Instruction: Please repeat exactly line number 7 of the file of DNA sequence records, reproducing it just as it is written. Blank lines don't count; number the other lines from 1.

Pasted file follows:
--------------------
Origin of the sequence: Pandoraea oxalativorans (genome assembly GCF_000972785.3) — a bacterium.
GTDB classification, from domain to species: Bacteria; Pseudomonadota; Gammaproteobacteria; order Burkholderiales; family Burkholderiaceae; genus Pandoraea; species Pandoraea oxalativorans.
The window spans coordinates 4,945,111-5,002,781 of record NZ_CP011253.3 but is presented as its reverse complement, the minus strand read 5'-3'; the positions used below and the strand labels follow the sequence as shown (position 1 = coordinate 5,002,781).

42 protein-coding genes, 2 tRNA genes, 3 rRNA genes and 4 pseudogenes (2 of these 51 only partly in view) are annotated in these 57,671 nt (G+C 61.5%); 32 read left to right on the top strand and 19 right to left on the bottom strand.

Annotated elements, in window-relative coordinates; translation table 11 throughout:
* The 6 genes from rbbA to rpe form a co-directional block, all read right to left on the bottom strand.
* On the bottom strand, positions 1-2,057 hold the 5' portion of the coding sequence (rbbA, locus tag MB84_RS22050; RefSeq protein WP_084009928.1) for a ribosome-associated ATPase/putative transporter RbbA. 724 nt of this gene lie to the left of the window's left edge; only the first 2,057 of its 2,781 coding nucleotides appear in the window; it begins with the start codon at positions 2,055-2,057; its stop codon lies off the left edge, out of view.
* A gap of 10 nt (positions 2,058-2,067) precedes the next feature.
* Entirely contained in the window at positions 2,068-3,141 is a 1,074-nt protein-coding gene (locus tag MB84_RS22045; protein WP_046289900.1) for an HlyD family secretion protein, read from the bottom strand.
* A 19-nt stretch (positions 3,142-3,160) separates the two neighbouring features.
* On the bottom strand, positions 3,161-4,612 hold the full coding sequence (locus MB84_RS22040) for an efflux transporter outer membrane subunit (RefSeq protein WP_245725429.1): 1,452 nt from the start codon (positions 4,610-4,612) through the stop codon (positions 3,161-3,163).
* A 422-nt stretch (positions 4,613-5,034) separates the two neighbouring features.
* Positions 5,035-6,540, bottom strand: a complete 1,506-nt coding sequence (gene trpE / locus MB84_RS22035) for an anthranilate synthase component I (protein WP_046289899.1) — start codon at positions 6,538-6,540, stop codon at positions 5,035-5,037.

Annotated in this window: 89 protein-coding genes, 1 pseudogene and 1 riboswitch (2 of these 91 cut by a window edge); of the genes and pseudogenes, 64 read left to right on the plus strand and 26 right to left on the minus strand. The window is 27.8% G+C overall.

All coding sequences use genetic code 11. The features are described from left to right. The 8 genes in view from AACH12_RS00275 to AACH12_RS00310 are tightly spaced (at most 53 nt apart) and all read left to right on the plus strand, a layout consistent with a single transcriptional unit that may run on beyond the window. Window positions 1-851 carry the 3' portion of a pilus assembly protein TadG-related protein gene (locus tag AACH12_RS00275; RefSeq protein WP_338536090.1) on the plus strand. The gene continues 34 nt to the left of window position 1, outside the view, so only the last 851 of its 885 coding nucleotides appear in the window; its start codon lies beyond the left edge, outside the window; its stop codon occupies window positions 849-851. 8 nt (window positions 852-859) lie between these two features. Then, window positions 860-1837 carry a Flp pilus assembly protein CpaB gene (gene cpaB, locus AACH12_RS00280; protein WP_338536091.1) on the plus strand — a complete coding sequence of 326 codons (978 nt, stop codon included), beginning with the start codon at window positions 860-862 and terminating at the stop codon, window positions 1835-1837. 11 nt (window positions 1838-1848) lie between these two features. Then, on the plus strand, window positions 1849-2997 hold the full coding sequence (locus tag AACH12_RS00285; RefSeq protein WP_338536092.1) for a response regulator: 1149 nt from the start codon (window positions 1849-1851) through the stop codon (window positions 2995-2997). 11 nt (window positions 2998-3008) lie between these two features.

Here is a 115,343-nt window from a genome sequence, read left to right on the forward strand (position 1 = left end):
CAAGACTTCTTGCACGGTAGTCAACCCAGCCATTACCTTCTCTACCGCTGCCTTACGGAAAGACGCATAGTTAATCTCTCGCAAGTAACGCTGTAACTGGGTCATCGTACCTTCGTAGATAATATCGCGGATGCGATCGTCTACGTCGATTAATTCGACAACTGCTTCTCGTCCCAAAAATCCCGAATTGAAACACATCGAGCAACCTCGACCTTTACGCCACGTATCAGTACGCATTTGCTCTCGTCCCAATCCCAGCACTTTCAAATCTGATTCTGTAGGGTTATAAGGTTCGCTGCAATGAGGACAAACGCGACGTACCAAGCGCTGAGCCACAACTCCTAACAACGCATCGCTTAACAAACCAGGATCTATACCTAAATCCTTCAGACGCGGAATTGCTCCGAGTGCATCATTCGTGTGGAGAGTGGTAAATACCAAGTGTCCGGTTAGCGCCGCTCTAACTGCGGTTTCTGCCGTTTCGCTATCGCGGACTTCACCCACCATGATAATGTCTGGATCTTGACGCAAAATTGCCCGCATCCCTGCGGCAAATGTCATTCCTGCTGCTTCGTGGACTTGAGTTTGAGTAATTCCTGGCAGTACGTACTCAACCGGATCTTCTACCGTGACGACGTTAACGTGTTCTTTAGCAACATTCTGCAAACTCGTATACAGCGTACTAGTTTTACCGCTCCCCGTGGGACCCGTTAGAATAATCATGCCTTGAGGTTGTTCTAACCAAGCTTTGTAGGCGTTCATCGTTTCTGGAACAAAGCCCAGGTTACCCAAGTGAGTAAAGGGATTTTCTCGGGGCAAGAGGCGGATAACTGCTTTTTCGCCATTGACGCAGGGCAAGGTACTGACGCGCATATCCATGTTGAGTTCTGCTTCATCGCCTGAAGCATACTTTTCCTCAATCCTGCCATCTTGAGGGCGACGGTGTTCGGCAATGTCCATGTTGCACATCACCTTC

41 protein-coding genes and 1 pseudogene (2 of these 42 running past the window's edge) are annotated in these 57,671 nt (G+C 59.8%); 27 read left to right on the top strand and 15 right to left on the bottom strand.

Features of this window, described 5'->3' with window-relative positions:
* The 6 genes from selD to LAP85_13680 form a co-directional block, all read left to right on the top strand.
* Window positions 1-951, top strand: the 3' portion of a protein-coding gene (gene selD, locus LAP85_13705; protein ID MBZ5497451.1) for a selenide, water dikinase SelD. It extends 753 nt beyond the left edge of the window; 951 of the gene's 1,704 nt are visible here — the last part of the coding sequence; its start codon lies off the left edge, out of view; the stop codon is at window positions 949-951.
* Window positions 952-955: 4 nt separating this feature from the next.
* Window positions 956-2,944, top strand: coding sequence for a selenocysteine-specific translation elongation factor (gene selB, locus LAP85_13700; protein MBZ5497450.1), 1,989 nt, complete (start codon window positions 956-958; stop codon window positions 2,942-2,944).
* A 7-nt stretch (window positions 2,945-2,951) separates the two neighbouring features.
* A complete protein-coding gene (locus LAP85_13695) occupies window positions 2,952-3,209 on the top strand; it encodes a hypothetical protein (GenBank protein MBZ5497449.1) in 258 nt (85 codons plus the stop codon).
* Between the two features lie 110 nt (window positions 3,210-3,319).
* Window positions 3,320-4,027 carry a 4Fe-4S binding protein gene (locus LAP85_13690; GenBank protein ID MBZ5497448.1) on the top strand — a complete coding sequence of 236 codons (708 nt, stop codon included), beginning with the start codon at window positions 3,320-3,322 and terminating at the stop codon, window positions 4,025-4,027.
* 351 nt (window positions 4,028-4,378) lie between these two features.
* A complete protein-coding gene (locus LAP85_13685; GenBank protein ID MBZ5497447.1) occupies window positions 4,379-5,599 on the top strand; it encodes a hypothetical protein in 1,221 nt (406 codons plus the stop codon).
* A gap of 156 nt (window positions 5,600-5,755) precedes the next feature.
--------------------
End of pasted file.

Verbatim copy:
* On the bottom strand, positions 1-2,057 hold the 5' portion of the coding sequence (rbbA, locus tag MB84_RS22050; RefSeq protein WP_084009928.1) for a ribosome-associated ATPase/putative transporter RbbA. 724 nt of this gene lie to the left of the window's left edge; only the first 2,057 of its 2,781 coding nucleotides appear in the window; it begins with the start codon at positions 2,055-2,057; its stop codon lies off the left edge, out of view.